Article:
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on 3/22/18

@richard0804‍  just making sure you've seen the comment above

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on 3/22/18

@Roo1978 

Thank you for your comments on my testimonial. It's encouraging that people like yourself take the time to take an interest, albeit for a very short while, that makes the day go by just a little bit quicker. I have to live with my health problems and know my limitations. Life's not that bad really, you just make the best of the cards dealt to you...lol...lol.

Again many many thanks for taking the time to respond to my testimonial. I can assure that it is true, and can be proven.

Take Care Roo1978 make sure that you look after yourself.

Kindest Regards

Richard

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on 3/22/18

A Lovely message...I was enthused by your positivity 

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on 4/7/18

Richard,

I am not your typical patient or poster here as I have a very different outlook on life. Some of which mirrors your own. 

For every negative I will find a positive so I am not going to list my ailments here because this post is about you! 

I do have to go and count my medication though as I find it interesting and disturbing the amount they dispense to us all. 

Keeping in mind that most GPs get commission for prescribing certain drugs, That gets me extremely upset!

27 tablets per day and those are just the ones that happened to be in my Medi sure pack, Not counting the Co-Codamol, Fentynal patches etc... 

I had a thyroid storm to top it all off in January 2017 and it could’ve killed me and right at that moment? I did not care!

Yet true to form this ballsy female refused to bow down to yet another set back. Bending over isn’t an option most days anyhow as I have the same problem as you in my spine and hips. So I understand the pain that comes with that. 

I am so glad to hear that you are painting but I would be happier still if you could paint some more? 

I purchased a cushion of Amazon that stops my coccyx from resting on the actual chair, I suggest you buy two as it actually works better than one. 

It stops most of the weight being transferred onto your spine and has been of great help to me. 

Did you ever consider volunteering an art class type thing? This could be held in your own home or at a local school or old folks care home? Who would welcome you with open arms! 

As for fishing the same cushions could be used if it’s flyfishing you are interested in? I was involved for quite a few years trying to save a local beauty spot called Portavoe reservoir which you will find on the Internet. There is the website portavoe.com or the Facebook page ‘the friends of Portavoe’ It is based in Donaghadee Northern Ireland and I have never fished in my life! Yet tried everything to save this magical place. I am sure you would do you the most wonderful water colour of it! If you lived over here they have wheelchair accessible jetties. You would enjoy a days fishing there! 

I think your attitude to life is wonderful and long may it continue! Where there is life there is always hope and I truly hope that you will be able to reduce the amount of medication you are being prescribed? Only with the help of your GP. You will know as do I that we have to be weaned off these things but some seriously counteract others. 

I am supposed to be taking maxitram, Tramadol, gabapentin, baclofen, Co-Codamol up to 4 times per day and the Co-Codamol up to 8 times per day. It’s pretty much the same with the rest of my medication.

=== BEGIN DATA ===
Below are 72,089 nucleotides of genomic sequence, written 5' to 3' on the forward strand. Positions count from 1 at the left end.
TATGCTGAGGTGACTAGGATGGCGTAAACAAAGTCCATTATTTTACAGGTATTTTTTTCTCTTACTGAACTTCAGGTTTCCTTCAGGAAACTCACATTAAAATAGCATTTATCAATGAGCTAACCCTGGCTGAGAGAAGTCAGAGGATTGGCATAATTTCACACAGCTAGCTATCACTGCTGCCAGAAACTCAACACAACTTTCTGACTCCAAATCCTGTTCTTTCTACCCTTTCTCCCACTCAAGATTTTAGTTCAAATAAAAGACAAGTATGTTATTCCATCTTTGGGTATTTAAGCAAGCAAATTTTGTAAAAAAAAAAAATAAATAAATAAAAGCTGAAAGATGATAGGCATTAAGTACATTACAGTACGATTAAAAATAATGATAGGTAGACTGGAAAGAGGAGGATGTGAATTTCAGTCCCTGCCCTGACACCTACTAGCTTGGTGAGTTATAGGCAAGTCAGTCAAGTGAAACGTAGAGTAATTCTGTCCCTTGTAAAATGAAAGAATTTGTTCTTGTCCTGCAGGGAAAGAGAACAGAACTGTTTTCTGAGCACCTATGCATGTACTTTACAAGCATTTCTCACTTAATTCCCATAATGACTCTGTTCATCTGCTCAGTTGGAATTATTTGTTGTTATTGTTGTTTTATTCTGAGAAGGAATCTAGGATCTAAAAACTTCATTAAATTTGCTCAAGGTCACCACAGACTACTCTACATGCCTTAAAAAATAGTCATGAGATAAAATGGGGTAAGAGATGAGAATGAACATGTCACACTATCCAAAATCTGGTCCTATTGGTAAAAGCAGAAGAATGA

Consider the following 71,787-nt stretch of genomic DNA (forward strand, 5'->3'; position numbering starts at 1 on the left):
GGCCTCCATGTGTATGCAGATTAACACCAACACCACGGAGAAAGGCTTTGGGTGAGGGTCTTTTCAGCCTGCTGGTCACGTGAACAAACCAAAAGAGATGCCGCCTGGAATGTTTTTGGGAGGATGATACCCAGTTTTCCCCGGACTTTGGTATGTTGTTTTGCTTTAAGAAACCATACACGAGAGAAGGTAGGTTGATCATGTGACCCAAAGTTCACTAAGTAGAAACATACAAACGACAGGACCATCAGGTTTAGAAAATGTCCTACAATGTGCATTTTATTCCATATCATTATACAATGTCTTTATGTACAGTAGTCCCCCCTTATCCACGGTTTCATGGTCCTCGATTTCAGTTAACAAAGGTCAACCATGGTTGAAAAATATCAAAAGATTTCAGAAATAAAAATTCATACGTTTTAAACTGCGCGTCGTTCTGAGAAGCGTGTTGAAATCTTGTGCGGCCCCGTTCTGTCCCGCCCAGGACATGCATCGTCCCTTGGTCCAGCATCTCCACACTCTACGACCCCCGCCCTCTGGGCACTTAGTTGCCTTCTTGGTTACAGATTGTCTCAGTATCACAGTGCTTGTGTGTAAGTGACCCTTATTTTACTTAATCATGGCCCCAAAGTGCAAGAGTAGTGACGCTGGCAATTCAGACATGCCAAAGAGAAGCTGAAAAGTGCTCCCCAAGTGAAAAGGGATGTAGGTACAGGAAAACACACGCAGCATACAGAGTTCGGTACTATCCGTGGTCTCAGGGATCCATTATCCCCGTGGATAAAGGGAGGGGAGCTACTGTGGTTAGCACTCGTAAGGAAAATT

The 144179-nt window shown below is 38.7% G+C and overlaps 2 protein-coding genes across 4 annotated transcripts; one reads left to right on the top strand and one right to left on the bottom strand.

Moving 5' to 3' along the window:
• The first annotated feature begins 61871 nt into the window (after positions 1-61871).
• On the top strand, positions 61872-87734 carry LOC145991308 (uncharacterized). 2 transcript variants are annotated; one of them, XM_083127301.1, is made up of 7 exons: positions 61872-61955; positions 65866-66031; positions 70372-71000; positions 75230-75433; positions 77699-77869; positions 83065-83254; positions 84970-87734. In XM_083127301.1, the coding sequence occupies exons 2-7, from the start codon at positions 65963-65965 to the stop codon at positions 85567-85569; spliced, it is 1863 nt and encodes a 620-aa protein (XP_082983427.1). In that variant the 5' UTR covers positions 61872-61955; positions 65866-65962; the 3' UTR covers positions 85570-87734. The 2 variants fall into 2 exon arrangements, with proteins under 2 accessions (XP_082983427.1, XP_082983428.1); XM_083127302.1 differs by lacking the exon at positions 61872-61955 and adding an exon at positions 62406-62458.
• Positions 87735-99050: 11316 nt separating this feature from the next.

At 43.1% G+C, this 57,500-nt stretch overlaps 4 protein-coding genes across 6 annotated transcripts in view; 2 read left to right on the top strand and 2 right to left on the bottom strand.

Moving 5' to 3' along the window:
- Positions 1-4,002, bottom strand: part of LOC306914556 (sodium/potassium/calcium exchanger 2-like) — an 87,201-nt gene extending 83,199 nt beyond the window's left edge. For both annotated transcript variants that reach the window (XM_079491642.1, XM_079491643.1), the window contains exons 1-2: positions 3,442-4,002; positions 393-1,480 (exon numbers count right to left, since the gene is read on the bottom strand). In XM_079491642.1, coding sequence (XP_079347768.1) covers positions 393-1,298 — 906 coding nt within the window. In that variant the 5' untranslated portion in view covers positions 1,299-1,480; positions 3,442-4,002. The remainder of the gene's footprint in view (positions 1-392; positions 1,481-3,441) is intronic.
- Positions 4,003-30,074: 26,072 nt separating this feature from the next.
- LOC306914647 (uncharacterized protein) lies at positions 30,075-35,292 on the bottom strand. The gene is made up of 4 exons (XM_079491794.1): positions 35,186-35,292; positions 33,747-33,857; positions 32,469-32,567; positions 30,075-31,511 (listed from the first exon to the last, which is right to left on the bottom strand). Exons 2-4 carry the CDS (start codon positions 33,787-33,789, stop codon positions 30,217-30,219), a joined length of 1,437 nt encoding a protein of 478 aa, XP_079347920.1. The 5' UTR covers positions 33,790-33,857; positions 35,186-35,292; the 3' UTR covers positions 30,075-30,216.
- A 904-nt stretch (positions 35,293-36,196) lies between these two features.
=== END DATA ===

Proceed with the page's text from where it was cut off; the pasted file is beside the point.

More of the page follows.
Since my thyroid storm I have been put on carbimazole and beta-blockers. 

Just another 2 to add to the ever-growing list! So I decided after January last year since I really could’ve died the day that I was going to make some major changes in my life. I had nursed my father through through cancer at home until he passed away on the 23rd of December 2010, I then nursed my mother through liver cancer until She too passed away 8/2/2015. 

Recently my 93-year-old uncle who had never married also passed away in my grandparents house which was his home. After I had nursed him too, he had been ill for years too. I kept my promises and I have no idea how? Yet we find the inner strength when we dig deep enough and because we have no choice. Keeping this in mind I understand your feelings of loss and I truly am sorry that you have lost your wife as I’m sure it is as raw today as it was the very day she left you. 

Life is tough there is no doubting that but you ARE a survivor so please be proud of yourself! Keep fighting and keep on at your doctor to reduce some of the medication you are on. 

I am now on only one maxitram per day,

Two gabapentin, one in the morning one at night, 

Co-Codamol one first thing in the morning long before I get up but no more than two others per day. Mostly two tops. 

I do not use the morphine patches anymore because I was a complete zombie. I lost my personality because I was on so many drugs a day. So I had a choice did I want to be myself or a drugged up version who people barely recognised? 

I choose the first option and it has taken me a year and three months to wean myself slowly off most of these drugs. 

I fully understand that your life depends upon you taking some of the above forementioned medications that you are on and under no circumstances should you stop those. Unless the medical profession can come up with a solution where one tablet does two jobs? Definitely something you could be looking into as I know it has made a huge difference to my quality of life. 

Don’t get me wrong because days can be very painful. When things get too much I resort to the odd tablet here and then because I simply have to. They are always available as back up; no pun intended. 

You sound like a man who is very young at heart and I think that is what will get you through your struggles. You are a fighter and you can win to the best of your ability. I really hope you check out Portavoe because it is a magical place and for me it has been a healing place also. 

Wishing you the very best for the future and I hope things improve for you greatly, 

Kind regards and take care, 

Trish xxx 

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on 4/10/18

@richard0804‍ 

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on 4/20/18

Hi Richard,

You have a great positive outlook to life in general... One day at a time is the way to go and we have to accept the fact that one day might be good, the next one bad. I am so pleased to see you accept your health problems, and just looking at the amount of medication you take, is enough to wear you out entirely.  

I've had epilepsy for 44 years now and realised when I was younger that no one is going to fight for us! Being independent and accepting my health problem was one of the best things I ever did.

Hang in there!